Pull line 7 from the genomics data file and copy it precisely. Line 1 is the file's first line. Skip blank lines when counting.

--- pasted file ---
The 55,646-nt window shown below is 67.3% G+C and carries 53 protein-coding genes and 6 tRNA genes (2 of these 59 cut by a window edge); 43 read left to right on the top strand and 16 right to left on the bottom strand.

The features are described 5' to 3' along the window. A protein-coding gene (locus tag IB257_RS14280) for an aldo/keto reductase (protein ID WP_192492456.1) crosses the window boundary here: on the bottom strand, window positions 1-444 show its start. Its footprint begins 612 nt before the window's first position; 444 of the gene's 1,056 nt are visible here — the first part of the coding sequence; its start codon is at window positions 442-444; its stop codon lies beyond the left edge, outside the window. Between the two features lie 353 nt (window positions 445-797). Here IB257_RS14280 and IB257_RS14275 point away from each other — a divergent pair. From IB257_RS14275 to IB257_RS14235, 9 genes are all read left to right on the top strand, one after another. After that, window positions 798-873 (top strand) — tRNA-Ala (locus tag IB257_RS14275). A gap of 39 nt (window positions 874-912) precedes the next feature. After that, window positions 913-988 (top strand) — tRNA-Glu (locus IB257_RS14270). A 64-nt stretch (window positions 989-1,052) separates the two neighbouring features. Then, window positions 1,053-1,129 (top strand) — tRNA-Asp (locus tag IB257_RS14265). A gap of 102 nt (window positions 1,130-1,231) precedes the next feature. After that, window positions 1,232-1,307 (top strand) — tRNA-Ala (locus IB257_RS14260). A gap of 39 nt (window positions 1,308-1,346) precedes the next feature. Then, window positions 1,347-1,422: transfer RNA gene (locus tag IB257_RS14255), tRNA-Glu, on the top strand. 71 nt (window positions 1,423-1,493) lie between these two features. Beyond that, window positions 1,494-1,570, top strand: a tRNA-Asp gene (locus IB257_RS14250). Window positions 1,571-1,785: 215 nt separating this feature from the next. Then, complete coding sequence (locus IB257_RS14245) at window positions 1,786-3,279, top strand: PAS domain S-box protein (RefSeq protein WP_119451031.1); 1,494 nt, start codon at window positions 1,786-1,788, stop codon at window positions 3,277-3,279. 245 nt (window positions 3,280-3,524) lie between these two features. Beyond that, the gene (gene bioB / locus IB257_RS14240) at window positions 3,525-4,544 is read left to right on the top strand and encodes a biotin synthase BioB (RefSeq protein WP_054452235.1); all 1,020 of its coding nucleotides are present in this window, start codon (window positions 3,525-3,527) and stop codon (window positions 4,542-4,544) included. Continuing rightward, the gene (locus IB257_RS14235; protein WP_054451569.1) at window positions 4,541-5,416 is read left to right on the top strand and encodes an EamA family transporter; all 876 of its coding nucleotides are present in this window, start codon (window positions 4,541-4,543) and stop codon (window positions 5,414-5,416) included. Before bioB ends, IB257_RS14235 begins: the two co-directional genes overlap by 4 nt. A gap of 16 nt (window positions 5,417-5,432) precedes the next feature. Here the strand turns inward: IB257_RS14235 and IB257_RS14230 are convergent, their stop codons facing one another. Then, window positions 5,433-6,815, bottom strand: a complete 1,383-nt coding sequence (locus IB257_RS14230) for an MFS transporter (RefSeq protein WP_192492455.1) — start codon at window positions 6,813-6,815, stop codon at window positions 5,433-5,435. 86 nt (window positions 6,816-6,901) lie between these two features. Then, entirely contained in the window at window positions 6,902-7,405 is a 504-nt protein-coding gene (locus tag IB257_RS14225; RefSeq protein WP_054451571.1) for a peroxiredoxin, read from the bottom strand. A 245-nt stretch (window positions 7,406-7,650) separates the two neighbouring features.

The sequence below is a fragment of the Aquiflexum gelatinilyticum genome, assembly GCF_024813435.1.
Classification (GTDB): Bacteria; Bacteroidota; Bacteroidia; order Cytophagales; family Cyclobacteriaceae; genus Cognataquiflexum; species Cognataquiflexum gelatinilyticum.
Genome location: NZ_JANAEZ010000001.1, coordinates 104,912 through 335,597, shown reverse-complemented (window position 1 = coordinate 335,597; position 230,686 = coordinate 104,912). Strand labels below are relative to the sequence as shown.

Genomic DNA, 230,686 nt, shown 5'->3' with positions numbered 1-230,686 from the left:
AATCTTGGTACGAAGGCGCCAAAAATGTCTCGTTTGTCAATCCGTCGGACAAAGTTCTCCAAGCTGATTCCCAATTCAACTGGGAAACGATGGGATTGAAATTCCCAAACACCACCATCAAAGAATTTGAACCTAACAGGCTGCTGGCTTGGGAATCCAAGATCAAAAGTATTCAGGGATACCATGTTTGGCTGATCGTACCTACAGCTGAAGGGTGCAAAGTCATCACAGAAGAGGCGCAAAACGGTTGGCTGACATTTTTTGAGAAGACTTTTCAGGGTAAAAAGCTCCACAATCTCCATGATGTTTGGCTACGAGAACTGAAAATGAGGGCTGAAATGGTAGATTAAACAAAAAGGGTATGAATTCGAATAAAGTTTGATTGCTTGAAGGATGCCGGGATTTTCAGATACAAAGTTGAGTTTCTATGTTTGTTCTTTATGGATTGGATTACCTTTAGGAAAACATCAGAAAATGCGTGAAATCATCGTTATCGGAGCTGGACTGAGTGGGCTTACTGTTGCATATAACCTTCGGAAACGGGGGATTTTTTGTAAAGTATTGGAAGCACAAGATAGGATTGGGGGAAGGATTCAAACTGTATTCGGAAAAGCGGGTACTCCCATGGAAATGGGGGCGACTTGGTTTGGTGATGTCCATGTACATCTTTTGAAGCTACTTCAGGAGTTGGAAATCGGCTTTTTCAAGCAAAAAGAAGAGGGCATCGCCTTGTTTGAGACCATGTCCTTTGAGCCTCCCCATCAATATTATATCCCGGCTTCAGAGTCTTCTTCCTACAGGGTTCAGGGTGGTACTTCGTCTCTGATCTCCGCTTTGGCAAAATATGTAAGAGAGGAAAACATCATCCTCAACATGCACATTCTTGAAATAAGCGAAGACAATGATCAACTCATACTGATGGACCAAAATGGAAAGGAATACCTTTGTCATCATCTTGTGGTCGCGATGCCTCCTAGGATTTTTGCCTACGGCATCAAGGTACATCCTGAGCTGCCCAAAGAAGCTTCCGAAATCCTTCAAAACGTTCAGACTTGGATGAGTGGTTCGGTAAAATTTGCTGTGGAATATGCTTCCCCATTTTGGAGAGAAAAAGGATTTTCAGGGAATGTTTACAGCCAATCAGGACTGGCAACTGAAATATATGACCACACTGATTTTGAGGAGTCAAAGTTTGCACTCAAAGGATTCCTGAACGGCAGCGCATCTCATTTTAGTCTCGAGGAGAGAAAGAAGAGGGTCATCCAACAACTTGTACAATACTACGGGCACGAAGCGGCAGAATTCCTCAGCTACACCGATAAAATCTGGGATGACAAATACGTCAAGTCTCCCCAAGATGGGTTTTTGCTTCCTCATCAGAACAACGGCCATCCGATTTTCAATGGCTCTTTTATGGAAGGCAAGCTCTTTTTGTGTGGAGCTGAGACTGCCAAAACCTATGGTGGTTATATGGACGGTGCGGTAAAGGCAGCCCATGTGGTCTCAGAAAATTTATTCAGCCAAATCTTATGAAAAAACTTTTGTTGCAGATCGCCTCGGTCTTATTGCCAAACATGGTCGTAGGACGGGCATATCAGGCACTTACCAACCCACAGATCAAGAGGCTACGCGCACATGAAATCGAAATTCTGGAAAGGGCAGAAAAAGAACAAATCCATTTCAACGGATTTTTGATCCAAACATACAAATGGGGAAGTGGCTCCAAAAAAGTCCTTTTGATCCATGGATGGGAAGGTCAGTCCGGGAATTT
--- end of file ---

AATCTTGGTACGAAGGCGCCAAAAATGTCTCGTTTGTCAATCCGTCGGACAAAGTTCTCCAAGCTGATTCCCAATTCAACTGGGAAACGATGGGATTGAAATTCCCAAACACCACCATCAAAGAATTTGAACCTAACAGGCTGCTGGCTTGGGAATCCAAGATCAAAAGTATTCAGGGATACCATGTTTGGCTGATCGTACCTACAGCTGAAGGGTGCAAAGTCATCACAGAAGAGGCGCAAAACGGTTGGCTGACATTTTTTGAGAAGACTTTTCAGGGTAAAAAGCTCCACAATCTCCATGATGTTTGGCTACGAGAACTGAAAATGAGGGCTGAAATGGTAGATTAAACAAAAAGGGTATGAATTCGAATAAAGTTTGATTGCTTGAAGGATGCCGGGATTTTCAGATACAAAGTTGAGTTTCTATGTTTGTTCTTTATGGATTGGATTACCTTTAGGAAAACATCAGAAAATGCGTGAAATCATCGTTATCGGAGCTGGACTGAGTGGGCTTACTGTTGCATATAACCTTCGGAAACGGGGGATTTTTTGTAAAGTATTGGAAGCACAAGATAGGATTGGGGGAAGGATTCAAACTGTATTCGGAAAAGCGGGTACTCCCATGGAAATGGGGGCGACTTGGTTTGGTGATGTCCATGTACATCTTTTGAAGCTACTTCAGGAGTTGGAAATCGGCTTTTTCAAGCAAAAAGAAGAGGGCATCGCCTTGTTTGAGACCATGTCCTTTGAGCCTCCCCATCAATATTATATCCCGGCTTCAGAGTCTTCTTCCTACAGGGTTCAGGGTGGTACTTCGTCTCTGATCTCCGCTTTGGCAAAATATGTAAGAGAGGAAAACATCATCCTCAACATGCACATTCTTGAAATAAGCGAAGACAATGATCAACTCATACTGATGGACCAAAATGGAAAGGAATACCTTTGTCATCATCTTGTGGTCGCGATGCCTCCTAGGATTTTTGCCTACGGCATCAAGGTACATCCTGAGCTGCCCAAAGAAGCTTCCGAAATCCTTCAAAACGTTCAGACTTGGATGAGTGGTTCGGTAAAATTTGCTGTGGAATATGCTTCCCCATTTTGGAGAGAAAAAGGATTTTCAGGGAATGTTTACAGCCAATCAGGACTGGCAACTGAAATATATGACCACACTGATTTTGAGGAGTCAAAGTTTGCACTCAAAGGATTCCTGAACGGCAGCGCATCTCATTTTAGTCTCGAGGAGAGAAAGAAGAGGGTCATCCAACAACTTGTACAATACTACGGGCACGAAGCGGCAGAATTCCTCAGCTACACCGATAAAATCTGGGATGACAAATACGTCAAGTCTCCCCAAGATGGGTTTTTGCTTCCTCATCAGAACAACGGCCATCCGATTTTCAATGGCTCTTTTATGGAAGGCAAGCTCTTTTTGTGTGGAGCTGAGACTGCCAAAACCTATGGTGGTTATATGGACGGTGCGGTAAAGGCAGCCCATGTGGTCTCAGAAAATTTATTCAGCCAAATCTTATGAAAAAACTTTTGTTGCAGATCGCCTCGGTCTTATTGCCAAACATGGTCGTAGGACGGGCATATCAGGCACTTACCAACCCACAGATCAAGAGGCTACGCGCACATGAAATCGAAATTCTGGAAAGGGCAGAAAAAGAACAAATCCATTTCAACGGATTTTTGATCCAAACATACAAATGGGGAAGTGGCTCCAAAAAAGTCCTTTTGATCCATGGATGGGAAGGTCAGTCCGGGAATTT